John Edgar

Aotearoa New Zealand, b.1950, d.2021


  • Purchased, 1995
  • Mixed media
  • 290 x 290 x 290mm
  • 95/35

On the occasion of the artist's death in April 2021, this work was exhibited with this label:

As a young boy, John Edgar used an old knife he found to carve small objects from wood, bone and pumice. As his skills increased, he was able to carve the knife a new handle. He was also a budding rockhound, fascinated by the different varieties of stone he found around his Auckland home. Although he trained as a scientist and worked briefly as a research chemist, he was soon diverted by the beauty and challenges of stone and became one of the country’s most respected stone carvers.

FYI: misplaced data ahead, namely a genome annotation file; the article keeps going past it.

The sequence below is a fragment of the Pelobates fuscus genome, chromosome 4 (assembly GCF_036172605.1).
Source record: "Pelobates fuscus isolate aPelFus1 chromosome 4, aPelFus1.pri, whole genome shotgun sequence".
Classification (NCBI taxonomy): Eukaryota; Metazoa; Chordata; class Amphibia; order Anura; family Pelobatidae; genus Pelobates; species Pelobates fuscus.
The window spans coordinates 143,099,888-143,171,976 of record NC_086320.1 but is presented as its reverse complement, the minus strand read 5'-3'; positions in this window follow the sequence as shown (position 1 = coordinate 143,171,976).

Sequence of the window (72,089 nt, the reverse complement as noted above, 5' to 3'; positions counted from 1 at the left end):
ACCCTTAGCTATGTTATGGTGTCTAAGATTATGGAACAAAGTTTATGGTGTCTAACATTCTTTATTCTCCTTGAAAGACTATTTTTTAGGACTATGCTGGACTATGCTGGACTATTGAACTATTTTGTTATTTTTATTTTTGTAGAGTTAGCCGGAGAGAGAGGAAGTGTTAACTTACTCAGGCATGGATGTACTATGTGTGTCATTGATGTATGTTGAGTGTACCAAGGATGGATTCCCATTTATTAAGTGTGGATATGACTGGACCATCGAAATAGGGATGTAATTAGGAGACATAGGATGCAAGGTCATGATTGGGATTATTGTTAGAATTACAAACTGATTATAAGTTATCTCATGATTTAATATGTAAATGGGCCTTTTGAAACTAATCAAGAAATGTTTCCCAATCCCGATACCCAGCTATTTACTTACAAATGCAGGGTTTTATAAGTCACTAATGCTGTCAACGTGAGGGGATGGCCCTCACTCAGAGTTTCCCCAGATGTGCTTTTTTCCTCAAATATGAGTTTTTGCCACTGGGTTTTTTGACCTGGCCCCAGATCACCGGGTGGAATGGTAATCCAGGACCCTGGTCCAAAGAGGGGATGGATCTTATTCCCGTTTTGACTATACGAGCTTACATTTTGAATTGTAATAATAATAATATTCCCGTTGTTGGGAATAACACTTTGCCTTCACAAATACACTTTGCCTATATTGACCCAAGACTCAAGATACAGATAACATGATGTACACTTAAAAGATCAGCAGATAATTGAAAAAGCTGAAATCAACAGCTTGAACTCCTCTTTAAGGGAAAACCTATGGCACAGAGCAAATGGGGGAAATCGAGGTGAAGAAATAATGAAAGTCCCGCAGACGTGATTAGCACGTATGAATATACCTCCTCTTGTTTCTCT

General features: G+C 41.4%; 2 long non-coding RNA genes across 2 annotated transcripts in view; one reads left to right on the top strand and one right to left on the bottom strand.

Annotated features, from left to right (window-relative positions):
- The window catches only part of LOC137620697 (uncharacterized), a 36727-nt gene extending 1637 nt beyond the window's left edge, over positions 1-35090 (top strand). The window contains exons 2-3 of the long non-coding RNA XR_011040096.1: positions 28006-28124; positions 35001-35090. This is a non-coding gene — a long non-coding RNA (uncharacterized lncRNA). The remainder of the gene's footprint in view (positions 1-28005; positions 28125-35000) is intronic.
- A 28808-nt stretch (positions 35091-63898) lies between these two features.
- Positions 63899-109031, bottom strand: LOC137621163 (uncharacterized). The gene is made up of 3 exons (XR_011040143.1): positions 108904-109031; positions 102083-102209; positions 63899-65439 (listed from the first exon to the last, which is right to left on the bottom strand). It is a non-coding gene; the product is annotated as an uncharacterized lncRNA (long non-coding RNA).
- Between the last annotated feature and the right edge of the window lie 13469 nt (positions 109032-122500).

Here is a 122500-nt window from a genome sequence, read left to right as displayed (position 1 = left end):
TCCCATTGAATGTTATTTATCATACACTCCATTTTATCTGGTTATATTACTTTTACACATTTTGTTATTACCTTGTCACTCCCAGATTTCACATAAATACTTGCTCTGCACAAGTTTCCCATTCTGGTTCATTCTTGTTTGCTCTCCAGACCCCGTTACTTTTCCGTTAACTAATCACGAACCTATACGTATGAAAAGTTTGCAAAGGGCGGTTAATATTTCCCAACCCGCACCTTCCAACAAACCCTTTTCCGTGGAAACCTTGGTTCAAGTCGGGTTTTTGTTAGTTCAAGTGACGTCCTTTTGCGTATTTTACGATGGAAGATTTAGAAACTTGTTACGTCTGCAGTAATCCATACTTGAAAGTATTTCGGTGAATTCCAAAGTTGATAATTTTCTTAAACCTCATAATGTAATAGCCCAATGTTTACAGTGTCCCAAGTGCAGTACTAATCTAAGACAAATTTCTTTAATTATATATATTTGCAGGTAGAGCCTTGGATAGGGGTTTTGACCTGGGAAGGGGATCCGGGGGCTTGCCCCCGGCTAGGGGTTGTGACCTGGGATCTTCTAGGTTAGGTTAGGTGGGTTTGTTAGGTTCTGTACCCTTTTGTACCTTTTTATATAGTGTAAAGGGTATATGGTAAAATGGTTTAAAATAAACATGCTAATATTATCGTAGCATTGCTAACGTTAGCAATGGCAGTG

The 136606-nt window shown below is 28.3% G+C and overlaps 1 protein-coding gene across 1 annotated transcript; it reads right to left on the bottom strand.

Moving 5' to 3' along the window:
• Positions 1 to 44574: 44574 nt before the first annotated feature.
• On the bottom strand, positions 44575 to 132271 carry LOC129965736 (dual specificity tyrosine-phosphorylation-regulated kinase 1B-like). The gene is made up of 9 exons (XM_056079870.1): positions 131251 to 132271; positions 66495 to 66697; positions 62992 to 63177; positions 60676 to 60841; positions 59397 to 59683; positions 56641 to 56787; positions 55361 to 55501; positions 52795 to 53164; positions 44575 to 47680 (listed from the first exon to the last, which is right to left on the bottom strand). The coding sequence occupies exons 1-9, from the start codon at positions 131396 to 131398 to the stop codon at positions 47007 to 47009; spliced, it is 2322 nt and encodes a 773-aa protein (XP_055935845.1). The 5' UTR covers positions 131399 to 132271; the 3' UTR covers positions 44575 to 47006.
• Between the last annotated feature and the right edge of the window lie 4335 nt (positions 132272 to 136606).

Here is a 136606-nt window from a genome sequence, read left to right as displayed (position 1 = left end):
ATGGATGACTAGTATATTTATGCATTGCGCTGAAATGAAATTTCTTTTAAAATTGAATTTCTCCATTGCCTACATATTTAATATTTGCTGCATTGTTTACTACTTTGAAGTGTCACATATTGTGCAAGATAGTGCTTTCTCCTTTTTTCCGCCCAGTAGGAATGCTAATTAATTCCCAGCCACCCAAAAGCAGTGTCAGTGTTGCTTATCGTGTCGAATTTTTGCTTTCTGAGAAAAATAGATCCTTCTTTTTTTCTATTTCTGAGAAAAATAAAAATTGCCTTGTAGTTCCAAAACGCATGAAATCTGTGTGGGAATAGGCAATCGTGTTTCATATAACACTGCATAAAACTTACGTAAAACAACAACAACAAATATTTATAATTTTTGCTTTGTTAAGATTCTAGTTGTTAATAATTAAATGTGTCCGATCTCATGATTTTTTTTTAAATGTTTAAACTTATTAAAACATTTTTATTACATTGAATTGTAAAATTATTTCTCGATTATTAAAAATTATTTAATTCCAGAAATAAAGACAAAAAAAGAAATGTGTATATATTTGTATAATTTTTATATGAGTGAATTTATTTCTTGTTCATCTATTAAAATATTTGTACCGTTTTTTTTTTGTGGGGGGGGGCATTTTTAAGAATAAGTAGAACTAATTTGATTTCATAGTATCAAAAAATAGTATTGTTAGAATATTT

Edgar is best known for transforming ‘ordinary’ stones like greywacke and granite by cutting them precisely and inserting thin slices of glass or contrasting stone. This work featured in a 1994 exhibition called Making Amends, in which he presented this process as a symbolic act; a healing repair for the damage humans have inflicted on the land. “We are each and all responsible for the past, present and future condition of this land and its environs, the world and all things in it”, he said. “This is not a matter for legislation, but for personal commitment.” Edgar remained a passionate environmentalist all his life, advocating tirelessly for the protection of the Waitākere Ranges near his Karekare studio in Auckland.